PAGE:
John Lawson, CEO of the Association of Public Television Stations, pitched a Senate panel Wednesday on a trade of analog spectrum for a trust fund for digital educational programming.
The pitch was not new, but the venue was. Washington has recently been looking into an FCC plan that would speed the transition by expanding the definition digital-ready households to those that receive a digital signal converted to analog.
The House Telecommunications Subcommittee held a hearing on the subject last week, though Lawson was not in attendance.
Lawson told a Senate Commerce Committee hearing on the DTV transition that according to a recent poll, 81% of public stations said they would be ready to turn in their spectrum in 2007 if they were assured of cable digital must-carry, including multicast channels, it it were confident analog viewers had access to converter boxes that would allow their analog sets to receive a digital signal, and if the some of the money from government auction of the public broadcasting spectrum were put in a trust fund for noncommercial educational digital programming.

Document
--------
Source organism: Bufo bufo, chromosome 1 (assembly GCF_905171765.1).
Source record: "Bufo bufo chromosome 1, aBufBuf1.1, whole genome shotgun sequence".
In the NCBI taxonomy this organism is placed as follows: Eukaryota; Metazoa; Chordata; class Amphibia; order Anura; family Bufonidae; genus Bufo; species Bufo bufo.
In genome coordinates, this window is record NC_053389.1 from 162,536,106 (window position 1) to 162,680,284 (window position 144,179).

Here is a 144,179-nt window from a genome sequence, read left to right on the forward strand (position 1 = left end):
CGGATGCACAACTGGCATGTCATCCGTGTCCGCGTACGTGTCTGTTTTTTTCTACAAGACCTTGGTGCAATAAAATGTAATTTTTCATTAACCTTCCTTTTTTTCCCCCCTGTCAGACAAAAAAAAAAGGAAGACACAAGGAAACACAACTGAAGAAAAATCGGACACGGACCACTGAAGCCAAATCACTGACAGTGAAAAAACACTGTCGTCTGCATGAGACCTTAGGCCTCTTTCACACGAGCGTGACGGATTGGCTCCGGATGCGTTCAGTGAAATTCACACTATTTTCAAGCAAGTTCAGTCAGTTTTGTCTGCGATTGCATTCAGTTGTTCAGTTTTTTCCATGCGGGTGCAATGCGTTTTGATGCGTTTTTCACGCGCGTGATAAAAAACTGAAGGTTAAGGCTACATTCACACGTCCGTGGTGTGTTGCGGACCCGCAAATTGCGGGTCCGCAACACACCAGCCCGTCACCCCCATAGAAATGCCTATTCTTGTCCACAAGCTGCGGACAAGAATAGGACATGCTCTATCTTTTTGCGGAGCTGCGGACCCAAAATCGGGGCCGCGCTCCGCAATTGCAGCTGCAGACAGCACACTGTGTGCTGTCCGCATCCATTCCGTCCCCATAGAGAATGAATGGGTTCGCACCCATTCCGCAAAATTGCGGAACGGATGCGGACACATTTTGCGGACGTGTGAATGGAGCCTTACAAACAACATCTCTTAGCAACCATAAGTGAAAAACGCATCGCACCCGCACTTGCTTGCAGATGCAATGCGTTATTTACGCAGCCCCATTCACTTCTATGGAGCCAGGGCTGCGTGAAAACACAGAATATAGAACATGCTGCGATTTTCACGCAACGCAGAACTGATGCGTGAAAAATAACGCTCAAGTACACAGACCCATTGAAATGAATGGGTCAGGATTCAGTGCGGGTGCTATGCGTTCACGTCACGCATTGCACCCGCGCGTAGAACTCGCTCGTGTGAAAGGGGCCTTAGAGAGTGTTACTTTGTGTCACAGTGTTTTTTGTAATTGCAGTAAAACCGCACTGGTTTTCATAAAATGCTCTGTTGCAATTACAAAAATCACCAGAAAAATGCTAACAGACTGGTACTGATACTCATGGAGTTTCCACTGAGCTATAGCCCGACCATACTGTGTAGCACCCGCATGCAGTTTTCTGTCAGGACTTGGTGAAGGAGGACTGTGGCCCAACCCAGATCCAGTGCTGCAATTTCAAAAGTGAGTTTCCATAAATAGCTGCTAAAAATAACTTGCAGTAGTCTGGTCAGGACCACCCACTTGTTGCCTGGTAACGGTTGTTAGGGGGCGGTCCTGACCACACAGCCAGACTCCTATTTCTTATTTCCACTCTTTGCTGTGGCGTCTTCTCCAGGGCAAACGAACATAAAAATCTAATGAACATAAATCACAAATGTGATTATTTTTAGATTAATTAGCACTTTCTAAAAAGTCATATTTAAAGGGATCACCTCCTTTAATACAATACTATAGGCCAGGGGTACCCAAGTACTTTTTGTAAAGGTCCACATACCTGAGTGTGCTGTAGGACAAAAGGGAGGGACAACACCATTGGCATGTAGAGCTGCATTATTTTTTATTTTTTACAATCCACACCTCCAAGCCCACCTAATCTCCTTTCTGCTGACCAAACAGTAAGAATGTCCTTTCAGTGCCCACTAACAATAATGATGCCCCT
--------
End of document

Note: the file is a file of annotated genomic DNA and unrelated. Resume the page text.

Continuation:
Lawson has put the fund figure at approximately $500 million.
He said that the major benefit of the plan would be the return of spectrum "sooner rather than later."
That was clearly the goal of another hearing panelist, Michael Calabrese of The New America Foundation. He told the Senators that the transition could happen as soon as 2006 if Congress would earmark 10% of auction proceeds for a tax credit that could be applied to a converter, DTV set or satellite or cable hookup.
Calabrese would also make the auctions for 10-year terms, plus an annual user fee.
If Congress doesn't, he said, the transition will run up against the "last granny rule," meaning that the government will not take away spectrum if 15% of viewers could be left wanting (by law, once 85% of households in any market are digital-ready, the government can start reclaiming analog spectrum in that market).
McCain emphasized that key concerns of the committee were both the plight of those 15% and the need to reclaim spectrum for emergency services and others.
Contributing editor John Eggerton has been an editor and/or writer on media regulation, legislation and policy for over four decades, including covering the FCC, FTC, Congress, the major media trade associations, and the federal courts. In addition to Multichannel News and Broadcasting + Cable, his work has appeared in Radio World, TV Technology, TV Fax, This Week in Consumer Electronics, Variety and the Encyclopedia Britannica.
The smarter way to stay on top of broadcasting and cable industry. Sign up below.
Thank you for signing up to Broadcasting & Cable. You will receive a verification email shortly.
There was a problem. Please refresh the page and try again.